Watering Your Animals 24/7
Your livestock needs water, it’s just a fact of farm life. Whether you’re running a huge ranch in Central Oregon or a small farm outside Spokane, filling and maintaining stock tanks can be a tiresome daily chore. To help you out, we’ve put together some tips and tricks to keep your stock tanks clean and watertight.
Aside from differences such as shape, size, and whether it’s plastic or galvanized, stock tanks require regular cleaning. To make it simple, pull the plug (if there is one) and drain your tank. Then take a stiff bristled brush to the inside along with a mixture of bleach and warm water. Then just hose it out and refill.
Skim the Top
Remove leaves, tree needles, and other debris before they have a chance to clog your drain or encourage algae growth. Also, watch out for small critters that might drown in your trough. A decaying rodent can make your animals sick.
Coastal Tip: Give squirrels a way to climb out of your stock tank if they happen to fall into it. It’s easy to build a 3-sided incline out of a medium gauge, flattened stainless steel. Be sure yours is tall enough to sit at the bottom of your trough and reach out to the edge of the tank. Secure the top in place.
Keep Algae at Bay
There is nothing more frustrating than a layer of algae in your stock tank. While algae aren’t always toxic to livestock, it can pose health risks. To keep algae from forming, try Stock Tank SecretTM. It’s an all-natural option that you just put into the tank and change out every other month. This easy-to-use product releases lignin as the barley straw in the package begins to decay. That processes then kills the algae.
Other options include copper sulfate and unscented chlorine in very small amounts. However, these options can degrade metal pipes over time and could have a toxic effect on some animals. Be sure to follow manufacturer specifications.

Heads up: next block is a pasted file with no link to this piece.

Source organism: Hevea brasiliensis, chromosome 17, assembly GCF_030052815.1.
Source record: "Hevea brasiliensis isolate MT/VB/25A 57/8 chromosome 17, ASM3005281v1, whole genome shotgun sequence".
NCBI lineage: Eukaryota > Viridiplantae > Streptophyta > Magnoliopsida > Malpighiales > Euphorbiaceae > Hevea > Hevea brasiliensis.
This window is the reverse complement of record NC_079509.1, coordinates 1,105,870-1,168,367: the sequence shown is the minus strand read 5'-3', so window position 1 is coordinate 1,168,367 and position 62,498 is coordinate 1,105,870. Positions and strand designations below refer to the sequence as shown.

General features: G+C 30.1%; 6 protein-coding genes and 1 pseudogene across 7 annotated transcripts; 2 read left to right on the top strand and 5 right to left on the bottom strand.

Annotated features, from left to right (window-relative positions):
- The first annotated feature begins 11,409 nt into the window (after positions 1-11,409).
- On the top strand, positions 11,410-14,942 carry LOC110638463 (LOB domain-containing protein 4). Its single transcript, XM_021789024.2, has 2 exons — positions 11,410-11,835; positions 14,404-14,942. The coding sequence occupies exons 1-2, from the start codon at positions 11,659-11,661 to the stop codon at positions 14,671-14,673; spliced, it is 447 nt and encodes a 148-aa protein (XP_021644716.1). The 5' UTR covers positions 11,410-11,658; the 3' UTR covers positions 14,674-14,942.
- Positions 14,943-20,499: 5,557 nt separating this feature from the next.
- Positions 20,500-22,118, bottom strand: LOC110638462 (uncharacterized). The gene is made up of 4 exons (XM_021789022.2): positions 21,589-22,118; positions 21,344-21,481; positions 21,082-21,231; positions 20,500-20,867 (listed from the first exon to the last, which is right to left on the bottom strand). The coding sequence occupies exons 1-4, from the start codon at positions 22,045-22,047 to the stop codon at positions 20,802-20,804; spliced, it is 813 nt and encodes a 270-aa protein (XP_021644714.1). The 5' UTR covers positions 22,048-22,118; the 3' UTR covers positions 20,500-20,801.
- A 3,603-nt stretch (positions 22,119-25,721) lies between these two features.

Plastic: Simply heat up the cracked area with a propane torch until the plastic around it is moldable. Using a screwdriver, move the pliable plastic into place to repair the crack. You’ll need to do this on the inside and outside of the tank.
Metal: If you have a small crack, drill it out with a bit that is bigger than the fracture. Then simply use a right-sized nut and bolt to secure metal and rubber washers into place on both the inside and outside of the tank. Viola, instant seal.
Any Surface: Try J-B Weld or Flex Seal®. Either of these products work on virtually any kind of surface, from metal to plastic. They do take a bit of time to completely cure, but either are a great way to fix cracks of almost any size.
Coastal Tip: If cracks get to be too big or rust has overtaken your trough, there are plenty of creative ways to put that tank to good use.
Refilling Made Easy
If you have a spring on your property, you could use that water to continually fill your stock tank. Just dig a hole about 10 feet downhill from your spring ensuring it is big and deep enough to insert a culvert vertically into the hole. Before placing the culvert, add slits to one side. This will allow water to seep into the culvert from the spring. On the other side of the vertical culvert, add a pipe. This will force water to flow from the culvert and out the pipe. Then, run the pipe underground to your stock tank at the bottom of the hill and bring the pipe up into the stock tank. Gravity and pressure will trickle water into the trough. Add an overflow pipe on the other end of your tank and allow the spring to continue its original path at least 15 feet away.
Coastal has Stock Tanks in Stock
You’ll find everything you need to water your animals in stock at your nearby Coastal Farm & Ranch, including J-B Weld, Flex Seal®, stock tank valves, and other water-smart ideas. While you’re at the store, be sure to check out the latest selection of tack, work wear, feed, and footwear for your country lifestyle.